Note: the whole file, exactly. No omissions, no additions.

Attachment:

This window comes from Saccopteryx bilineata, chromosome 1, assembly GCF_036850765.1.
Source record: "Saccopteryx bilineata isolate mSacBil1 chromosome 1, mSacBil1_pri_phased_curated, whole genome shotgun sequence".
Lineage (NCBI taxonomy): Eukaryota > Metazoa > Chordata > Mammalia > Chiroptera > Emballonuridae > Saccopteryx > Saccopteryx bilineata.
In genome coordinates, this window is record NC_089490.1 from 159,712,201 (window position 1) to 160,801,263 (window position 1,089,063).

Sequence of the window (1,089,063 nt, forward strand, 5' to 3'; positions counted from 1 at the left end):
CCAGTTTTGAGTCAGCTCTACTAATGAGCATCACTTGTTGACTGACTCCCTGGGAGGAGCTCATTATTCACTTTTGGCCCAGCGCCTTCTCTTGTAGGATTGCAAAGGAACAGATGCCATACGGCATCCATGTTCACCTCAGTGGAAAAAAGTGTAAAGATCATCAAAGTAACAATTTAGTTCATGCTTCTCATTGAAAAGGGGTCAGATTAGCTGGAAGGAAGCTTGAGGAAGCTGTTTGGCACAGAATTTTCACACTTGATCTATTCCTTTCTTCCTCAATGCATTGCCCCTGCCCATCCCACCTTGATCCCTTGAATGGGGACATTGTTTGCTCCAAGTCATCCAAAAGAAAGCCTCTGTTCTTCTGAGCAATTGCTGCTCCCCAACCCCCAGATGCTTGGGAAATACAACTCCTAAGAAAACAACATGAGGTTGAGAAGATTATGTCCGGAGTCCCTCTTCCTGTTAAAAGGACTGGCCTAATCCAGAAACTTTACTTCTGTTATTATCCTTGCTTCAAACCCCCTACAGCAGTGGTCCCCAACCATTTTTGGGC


This window comes from Saccopteryx bilineata, chromosome 1, assembly GCF_036850765.1.
Source record: "Saccopteryx bilineata isolate mSacBil1 chromosome 1, mSacBil1_pri_phased_curated, whole genome shotgun sequence".
Lineage (NCBI taxonomy): Eukaryota > Metazoa > Chordata > Mammalia > Chiroptera > Emballonuridae > Saccopteryx > Saccopteryx bilineata.
In genome coordinates, this window is record NC_089490.1 from 159,712,201 (window position 1) to 160,801,263 (window position 1,089,063).

Sequence of the window (1,089,063 nt, forward strand, 5' to 3'; positions counted from 1 at the left end):
CCAGTTTTGAGTCAGCTCTACTAATGAGCATCACTTGTTGACTGACTCCCTGGGAGGAGCTCATTATTCACTTTTGGCCCAGCGCCTTCTCTTGTAGGATTGCAAAGGAACAGATGCCATACGGCATCCATGTTCACCTCAGTGGAAAAAAGTGTAAAGATCATCAAAGTAACAATTTAGTTCATGCTTCTCATTGAAAAGGGGTCAGATTAGCTGGAAGGAAGCTTGAGGAAGCTGTTTGGCACAGAATTTTCACACTTGATCTATTCCTTTCTTCCTCAATGCATTGCCCCTGCCCATCCCACCTTGATCCCTTGAATGGGGACATTGTTTGCTCCAAGTCATCCAAAAGAAAGCCTCTGTTCTTCTGAGCAATTGCTGCTCCCCAACCCCCAGATGCTTGGGAAATACAACTCCTAAGAAAACAACATGAGGTTGAGAAGATTATGTCCGGAGTCCCTCTTCCTGTTAAAAGGACTGGCCTAATCCAGAAACTTTACTTCTGTTATTATCCTTGCTTCAAACCCCCTACAGCAGTGGTCCCCAACCATTTTTGGGC